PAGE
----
Securities Markets - Transacting Securities
Previously we have discussed where securities are traded, the systems used and key players involved. Let's now examine how securities are traded by investors.
Long and Short Sales
When an investor has a long position in a stock, he or she has purchased and owns a stock. On the other hand, an investor with a short position in a stock has sold a stock that is not owned, the security is owed by the investor .
- Investors with this position believe that the price of the stock will rise, and expects to profit in the future by selling their stock.
- When the investor eventually sells this long position, the sale is known as a long sale.
- Long positions have limited risk as the investor can lose only what was paid for the stock,
- Investor expects the price of a stock to fall.
- The customer initially borrows the stock from a broker-dealer to sell in the market, expecting that the stock's price will go down.
- At a later date, the investor plans to buy the stock back at a much lower price to replace the borrowed shares (known as closing the short position) while making a profit - that is, the difference between the original sale price of the borrowed shares and the value of the stock purchased back at a lower price.
- Note that a short sale is a risky position for an investor to assume. Instead of declining towards zero, the price of the shorted stock could actually rise to an infinite, or unlimited, degree. (In other words, the position has unlimited riskassociated with it.) If this scenario were to occur, the short seller would be obligated to replace the original, borrowed stock at a price much higher than the initial sale price.
Types of Orders
There are several different order types, and each has different characteristics and costs.
If you are a beginner to the world active trading, see our Basics of Order Entry article for a quick primer on the various types of orders, from the perspective of the investor.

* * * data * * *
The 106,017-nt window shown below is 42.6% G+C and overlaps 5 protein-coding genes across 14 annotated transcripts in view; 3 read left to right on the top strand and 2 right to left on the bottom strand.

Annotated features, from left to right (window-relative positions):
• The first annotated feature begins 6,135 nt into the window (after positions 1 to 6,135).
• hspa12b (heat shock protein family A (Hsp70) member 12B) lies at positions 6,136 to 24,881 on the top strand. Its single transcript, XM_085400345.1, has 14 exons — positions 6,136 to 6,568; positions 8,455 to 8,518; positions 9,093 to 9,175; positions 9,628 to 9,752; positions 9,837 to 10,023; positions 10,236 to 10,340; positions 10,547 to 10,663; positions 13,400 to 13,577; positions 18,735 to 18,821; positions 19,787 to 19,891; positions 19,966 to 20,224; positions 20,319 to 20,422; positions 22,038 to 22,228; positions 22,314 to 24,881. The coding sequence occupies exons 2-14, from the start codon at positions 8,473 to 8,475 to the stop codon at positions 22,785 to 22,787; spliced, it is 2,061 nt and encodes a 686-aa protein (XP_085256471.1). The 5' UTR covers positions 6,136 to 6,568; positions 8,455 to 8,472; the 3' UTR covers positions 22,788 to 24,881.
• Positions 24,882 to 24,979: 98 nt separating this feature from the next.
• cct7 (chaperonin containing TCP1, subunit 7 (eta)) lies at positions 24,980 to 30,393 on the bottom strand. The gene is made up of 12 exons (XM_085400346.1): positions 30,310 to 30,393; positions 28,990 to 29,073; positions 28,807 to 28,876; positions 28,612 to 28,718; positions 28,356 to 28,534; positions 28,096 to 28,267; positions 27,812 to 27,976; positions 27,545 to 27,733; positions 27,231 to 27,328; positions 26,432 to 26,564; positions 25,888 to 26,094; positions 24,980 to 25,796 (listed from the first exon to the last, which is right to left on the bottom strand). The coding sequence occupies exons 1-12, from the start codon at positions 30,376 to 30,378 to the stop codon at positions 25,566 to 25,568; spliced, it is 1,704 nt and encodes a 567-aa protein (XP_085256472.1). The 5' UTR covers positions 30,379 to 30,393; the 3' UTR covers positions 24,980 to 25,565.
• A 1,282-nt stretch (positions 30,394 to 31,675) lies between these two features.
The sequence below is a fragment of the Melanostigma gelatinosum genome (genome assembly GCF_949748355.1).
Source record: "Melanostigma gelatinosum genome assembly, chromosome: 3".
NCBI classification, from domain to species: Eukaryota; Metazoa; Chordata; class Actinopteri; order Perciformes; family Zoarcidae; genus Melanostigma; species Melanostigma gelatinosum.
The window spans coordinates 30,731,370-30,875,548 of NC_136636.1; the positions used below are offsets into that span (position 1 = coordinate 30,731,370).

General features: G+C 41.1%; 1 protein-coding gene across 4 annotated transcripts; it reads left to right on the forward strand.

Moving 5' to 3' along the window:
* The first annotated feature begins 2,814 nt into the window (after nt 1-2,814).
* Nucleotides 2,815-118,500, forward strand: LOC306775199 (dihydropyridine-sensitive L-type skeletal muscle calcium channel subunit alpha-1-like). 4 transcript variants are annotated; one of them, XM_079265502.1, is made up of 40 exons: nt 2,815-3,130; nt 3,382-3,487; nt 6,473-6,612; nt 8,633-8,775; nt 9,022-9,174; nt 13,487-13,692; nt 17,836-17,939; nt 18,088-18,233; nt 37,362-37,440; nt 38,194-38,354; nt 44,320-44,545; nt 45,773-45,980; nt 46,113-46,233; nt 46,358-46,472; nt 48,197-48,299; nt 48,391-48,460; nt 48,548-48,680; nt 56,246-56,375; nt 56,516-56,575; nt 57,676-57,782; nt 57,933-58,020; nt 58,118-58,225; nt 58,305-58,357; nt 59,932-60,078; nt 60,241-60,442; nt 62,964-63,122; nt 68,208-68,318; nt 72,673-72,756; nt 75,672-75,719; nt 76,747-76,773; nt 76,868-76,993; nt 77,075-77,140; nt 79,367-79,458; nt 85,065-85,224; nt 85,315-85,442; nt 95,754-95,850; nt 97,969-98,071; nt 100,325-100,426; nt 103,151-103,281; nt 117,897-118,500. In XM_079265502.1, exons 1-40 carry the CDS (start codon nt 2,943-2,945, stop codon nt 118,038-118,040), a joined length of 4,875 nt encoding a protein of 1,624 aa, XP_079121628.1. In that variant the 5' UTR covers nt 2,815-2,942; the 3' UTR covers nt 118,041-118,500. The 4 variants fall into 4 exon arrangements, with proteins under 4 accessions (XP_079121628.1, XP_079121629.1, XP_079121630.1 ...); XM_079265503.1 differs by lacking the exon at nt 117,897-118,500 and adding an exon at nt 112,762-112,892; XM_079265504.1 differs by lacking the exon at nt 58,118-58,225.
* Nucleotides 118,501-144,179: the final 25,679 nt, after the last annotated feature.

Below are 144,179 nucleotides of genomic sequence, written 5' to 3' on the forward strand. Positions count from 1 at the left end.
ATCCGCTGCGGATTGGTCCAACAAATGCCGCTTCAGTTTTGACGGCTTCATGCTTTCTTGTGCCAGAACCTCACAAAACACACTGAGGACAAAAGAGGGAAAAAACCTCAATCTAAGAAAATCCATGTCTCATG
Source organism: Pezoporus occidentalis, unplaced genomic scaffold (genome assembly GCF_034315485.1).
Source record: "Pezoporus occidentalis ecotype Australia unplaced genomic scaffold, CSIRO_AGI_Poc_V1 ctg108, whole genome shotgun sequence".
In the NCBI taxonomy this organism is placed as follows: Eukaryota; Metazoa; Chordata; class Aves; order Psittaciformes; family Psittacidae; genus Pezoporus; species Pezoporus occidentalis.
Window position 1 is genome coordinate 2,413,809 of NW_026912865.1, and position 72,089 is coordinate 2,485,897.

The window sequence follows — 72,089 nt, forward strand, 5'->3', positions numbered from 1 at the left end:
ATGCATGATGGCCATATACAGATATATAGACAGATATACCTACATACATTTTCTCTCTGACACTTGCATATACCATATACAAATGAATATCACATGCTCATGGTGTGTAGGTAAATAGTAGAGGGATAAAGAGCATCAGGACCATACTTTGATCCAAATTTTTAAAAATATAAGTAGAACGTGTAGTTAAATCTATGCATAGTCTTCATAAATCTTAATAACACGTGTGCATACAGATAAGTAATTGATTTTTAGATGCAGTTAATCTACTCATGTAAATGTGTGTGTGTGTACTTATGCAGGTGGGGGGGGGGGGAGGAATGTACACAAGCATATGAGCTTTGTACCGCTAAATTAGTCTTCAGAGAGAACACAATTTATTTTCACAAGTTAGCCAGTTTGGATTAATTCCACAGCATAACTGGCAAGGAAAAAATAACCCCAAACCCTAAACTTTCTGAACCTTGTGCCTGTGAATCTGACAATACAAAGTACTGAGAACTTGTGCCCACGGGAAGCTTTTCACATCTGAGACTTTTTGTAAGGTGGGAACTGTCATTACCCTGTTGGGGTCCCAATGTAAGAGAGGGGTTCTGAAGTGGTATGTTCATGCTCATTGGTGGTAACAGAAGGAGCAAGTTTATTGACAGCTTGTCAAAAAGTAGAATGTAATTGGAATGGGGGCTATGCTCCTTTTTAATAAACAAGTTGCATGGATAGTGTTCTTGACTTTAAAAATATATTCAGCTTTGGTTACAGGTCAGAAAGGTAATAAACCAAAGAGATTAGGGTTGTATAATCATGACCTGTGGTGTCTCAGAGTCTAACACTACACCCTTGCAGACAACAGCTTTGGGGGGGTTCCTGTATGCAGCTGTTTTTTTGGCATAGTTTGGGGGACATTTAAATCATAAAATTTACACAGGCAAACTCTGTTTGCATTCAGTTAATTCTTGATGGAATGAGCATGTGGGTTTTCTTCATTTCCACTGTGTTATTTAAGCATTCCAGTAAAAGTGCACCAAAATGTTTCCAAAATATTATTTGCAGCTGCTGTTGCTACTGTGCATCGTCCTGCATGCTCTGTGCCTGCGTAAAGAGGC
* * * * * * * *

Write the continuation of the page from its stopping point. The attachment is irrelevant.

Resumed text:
- Market Orders: Market orders are the most common types of orders. The order merely instructs the broker to buy or sell a stock at whatever price is available when the order reaches the floor of the exchange. While the customer will not know the price at which the stock was bought or sold until the order is completed, a market order will always be executed.
- Limit Orders: A limit order is executed at a specified price or better. A buy limit order is executed at the order price or lower, while a sell limit order is filled at the specific limit price or higher. Unlike a market order, a limit order might not be executed if the price never reaches the specified limit price.
- Stop Orders: A stop order becomes a market order to buy or sell a security once the stock reaches a certain price, called the stop price. Again, as with the market order, there is no price guarantee, but the investor order will be executed once the stop is activated.
- Stop-Limits:A stop-limit order is a combination of both a stop and a limit order. The stock must reach the stop price to activate the order, but once it is activated, the order becomes a limit order, which will only be filled at a specific price or better. That is, unlike the stop order, a stop-limit order guarantees a certain price if that limit price is reached. Otherwise, the investor runs the same risk as with a limit order - missing the market for the stock. Note that a buy stop-limit will always be placed above the current price of the stock, while a sell stop-limit will always be placed below the current stock price.
Exam Tips and Tricks
In past Series 6 exams, one of the fundamental exam questions has covered the basic types of orders. Make sure you understand all of them and how they are used in different trading situations.